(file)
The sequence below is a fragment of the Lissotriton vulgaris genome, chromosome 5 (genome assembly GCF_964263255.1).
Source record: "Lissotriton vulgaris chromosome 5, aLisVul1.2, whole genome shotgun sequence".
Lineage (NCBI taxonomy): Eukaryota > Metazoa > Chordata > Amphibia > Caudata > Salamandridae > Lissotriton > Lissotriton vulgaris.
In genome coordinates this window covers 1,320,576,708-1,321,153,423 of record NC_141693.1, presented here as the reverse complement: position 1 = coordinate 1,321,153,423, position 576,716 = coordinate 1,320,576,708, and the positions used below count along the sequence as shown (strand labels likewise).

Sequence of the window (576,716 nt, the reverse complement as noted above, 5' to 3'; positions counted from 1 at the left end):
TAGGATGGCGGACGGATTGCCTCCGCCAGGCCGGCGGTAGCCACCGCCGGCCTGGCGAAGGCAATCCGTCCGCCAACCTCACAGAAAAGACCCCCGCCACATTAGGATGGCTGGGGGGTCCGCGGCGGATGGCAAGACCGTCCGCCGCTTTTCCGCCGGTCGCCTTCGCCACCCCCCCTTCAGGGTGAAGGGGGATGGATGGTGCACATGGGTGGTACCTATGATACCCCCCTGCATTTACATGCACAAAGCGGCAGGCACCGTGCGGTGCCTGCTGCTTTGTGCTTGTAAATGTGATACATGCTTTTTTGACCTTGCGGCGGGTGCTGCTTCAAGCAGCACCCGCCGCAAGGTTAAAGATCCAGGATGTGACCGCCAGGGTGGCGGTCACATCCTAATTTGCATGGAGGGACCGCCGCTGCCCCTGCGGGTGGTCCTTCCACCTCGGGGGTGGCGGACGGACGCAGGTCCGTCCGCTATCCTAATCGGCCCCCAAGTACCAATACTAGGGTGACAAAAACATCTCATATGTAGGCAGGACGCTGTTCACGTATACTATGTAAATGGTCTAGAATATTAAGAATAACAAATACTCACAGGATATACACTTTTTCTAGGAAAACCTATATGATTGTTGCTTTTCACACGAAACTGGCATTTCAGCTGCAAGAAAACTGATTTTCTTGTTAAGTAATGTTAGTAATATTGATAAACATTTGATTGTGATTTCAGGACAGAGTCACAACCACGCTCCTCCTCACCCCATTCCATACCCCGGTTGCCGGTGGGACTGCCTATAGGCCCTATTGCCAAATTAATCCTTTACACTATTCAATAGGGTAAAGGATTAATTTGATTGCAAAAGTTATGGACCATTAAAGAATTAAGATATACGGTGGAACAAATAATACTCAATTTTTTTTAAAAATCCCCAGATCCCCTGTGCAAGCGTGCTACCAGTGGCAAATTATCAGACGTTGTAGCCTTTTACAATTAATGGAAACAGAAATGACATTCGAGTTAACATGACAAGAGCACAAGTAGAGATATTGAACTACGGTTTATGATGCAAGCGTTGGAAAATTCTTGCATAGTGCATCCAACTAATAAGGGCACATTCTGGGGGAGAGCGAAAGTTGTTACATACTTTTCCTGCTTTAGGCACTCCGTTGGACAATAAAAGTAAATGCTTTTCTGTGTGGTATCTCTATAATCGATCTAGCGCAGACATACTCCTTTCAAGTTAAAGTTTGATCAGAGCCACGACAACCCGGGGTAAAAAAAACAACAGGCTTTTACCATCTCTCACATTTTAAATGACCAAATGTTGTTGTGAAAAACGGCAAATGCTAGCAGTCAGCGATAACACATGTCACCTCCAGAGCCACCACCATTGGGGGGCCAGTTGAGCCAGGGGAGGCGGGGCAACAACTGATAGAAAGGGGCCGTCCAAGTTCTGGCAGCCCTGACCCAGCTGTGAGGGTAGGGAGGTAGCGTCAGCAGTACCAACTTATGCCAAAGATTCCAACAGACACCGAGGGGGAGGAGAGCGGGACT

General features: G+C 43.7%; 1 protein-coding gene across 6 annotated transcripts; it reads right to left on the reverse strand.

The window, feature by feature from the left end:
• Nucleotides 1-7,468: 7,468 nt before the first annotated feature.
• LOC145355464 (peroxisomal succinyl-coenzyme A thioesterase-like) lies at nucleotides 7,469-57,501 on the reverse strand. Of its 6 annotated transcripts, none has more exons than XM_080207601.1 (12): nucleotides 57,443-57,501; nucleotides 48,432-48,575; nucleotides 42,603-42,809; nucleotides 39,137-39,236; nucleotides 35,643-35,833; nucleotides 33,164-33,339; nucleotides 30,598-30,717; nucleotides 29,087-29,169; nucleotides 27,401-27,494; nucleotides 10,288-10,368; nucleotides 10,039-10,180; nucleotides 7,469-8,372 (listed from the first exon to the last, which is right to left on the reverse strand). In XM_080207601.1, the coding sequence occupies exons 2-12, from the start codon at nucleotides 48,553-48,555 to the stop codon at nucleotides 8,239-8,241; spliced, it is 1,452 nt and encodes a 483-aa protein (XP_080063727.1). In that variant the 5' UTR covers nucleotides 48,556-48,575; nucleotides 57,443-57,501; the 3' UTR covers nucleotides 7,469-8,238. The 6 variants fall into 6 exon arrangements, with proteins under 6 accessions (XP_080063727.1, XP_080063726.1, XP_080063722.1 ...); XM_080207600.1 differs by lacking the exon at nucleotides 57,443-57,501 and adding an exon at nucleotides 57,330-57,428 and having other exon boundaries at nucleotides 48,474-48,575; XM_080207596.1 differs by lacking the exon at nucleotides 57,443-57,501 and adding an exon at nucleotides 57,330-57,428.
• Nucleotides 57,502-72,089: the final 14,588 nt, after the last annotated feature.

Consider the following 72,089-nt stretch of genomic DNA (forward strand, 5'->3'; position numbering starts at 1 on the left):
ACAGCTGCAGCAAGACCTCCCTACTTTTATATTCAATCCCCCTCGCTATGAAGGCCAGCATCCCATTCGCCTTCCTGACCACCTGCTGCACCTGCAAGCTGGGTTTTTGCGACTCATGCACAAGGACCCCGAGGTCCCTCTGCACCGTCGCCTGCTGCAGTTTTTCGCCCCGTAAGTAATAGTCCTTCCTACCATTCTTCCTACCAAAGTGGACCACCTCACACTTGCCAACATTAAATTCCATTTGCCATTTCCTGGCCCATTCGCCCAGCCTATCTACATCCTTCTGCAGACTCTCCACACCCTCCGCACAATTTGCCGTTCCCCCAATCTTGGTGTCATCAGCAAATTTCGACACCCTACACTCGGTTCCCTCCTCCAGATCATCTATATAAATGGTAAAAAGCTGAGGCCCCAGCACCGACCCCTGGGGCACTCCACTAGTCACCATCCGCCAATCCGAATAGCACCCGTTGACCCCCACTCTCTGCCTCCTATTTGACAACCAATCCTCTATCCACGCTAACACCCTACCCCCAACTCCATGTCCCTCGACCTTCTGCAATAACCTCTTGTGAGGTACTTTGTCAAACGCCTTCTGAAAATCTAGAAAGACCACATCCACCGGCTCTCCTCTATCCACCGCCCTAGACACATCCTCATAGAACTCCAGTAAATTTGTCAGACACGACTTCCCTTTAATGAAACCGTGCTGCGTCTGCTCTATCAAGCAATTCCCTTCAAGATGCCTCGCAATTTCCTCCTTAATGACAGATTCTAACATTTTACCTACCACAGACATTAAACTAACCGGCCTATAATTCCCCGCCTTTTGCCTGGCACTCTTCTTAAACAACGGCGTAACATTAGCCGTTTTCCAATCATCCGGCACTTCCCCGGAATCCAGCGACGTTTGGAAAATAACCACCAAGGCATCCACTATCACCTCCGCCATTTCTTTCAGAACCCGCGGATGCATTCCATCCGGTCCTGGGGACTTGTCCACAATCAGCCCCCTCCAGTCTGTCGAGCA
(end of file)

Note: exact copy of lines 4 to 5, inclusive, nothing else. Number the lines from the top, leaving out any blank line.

In genome coordinates this window covers 1,320,576,708-1,321,153,423 of record NC_141693.1, presented here as the reverse complement: position 1 = coordinate 1,321,153,423, position 576,716 = coordinate 1,320,576,708, and the positions used below count along the sequence as shown (strand labels likewise).

Sequence of the window (576,716 nt, the reverse complement as noted above, 5' to 3'; positions counted from 1 at the left end):